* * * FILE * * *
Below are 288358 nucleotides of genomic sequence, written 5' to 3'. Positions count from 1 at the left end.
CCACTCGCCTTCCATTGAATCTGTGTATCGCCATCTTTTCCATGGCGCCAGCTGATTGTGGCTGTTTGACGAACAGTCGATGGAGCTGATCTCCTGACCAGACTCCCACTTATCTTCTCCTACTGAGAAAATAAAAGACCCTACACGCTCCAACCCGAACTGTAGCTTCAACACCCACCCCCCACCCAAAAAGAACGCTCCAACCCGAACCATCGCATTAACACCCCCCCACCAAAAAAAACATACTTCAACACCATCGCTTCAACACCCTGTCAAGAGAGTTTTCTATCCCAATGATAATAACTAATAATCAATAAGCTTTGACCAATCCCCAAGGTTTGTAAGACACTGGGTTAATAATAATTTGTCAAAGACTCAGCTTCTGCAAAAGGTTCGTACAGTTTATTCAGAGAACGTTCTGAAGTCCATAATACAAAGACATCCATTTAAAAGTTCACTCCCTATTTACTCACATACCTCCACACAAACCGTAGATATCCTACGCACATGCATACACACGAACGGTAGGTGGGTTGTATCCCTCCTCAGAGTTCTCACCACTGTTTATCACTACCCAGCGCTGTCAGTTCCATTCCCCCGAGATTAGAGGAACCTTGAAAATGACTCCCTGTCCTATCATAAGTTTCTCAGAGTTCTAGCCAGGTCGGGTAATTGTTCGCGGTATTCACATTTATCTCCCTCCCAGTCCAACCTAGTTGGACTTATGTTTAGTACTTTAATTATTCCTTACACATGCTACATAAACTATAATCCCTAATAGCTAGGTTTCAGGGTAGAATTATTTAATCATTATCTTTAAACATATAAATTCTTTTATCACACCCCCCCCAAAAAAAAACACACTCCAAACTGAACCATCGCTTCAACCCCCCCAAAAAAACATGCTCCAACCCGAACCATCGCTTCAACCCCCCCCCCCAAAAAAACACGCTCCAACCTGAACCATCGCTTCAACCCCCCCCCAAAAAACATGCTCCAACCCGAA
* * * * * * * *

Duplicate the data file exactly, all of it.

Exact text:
Below are 288358 nucleotides of genomic sequence, written 5' to 3'. Positions count from 1 at the left end.
CCACTCGCCTTCCATTGAATCTGTGTATCGCCATCTTTTCCATGGCGCCAGCTGATTGTGGCTGTTTGACGAACAGTCGATGGAGCTGATCTCCTGACCAGACTCCCACTTATCTTCTCCTACTGAGAAAATAAAAGACCCTACACGCTCCAACCCGAACTGTAGCTTCAACACCCACCCCCCACCCAAAAAGAACGCTCCAACCCGAACCATCGCATTAACACCCCCCCACCAAAAAAAACATACTTCAACACCATCGCTTCAACACCCTGTCAAGAGAGTTTTCTATCCCAATGATAATAACTAATAATCAATAAGCTTTGACCAATCCCCAAGGTTTGTAAGACACTGGGTTAATAATAATTTGTCAAAGACTCAGCTTCTGCAAAAGGTTCGTACAGTTTATTCAGAGAACGTTCTGAAGTCCATAATACAAAGACATCCATTTAAAAGTTCACTCCCTATTTACTCACATACCTCCACACAAACCGTAGATATCCTACGCACATGCATACACACGAACGGTAGGTGGGTTGTATCCCTCCTCAGAGTTCTCACCACTGTTTATCACTACCCAGCGCTGTCAGTTCCATTCCCCCGAGATTAGAGGAACCTTGAAAATGACTCCCTGTCCTATCATAAGTTTCTCAGAGTTCTAGCCAGGTCGGGTAATTGTTCGCGGTATTCACATTTATCTCCCTCCCAGTCCAACCTAGTTGGACTTATGTTTAGTACTTTAATTATTCCTTACACATGCTACATAAACTATAATCCCTAATAGCTAGGTTTCAGGGTAGAATTATTTAATCATTATCTTTAAACATATAAATTCTTTTATCACACCCCCCCCAAAAAAAAACACACTCCAAACTGAACCATCGCTTCAACCCCCCCAAAAAAACATGCTCCAACCCGAACCATCGCTTCAACCCCCCCCCCCAAAAAAACACGCTCCAACCTGAACCATCGCTTCAACCCCCCCCCAAAAAACATGCTCCAACCCGAA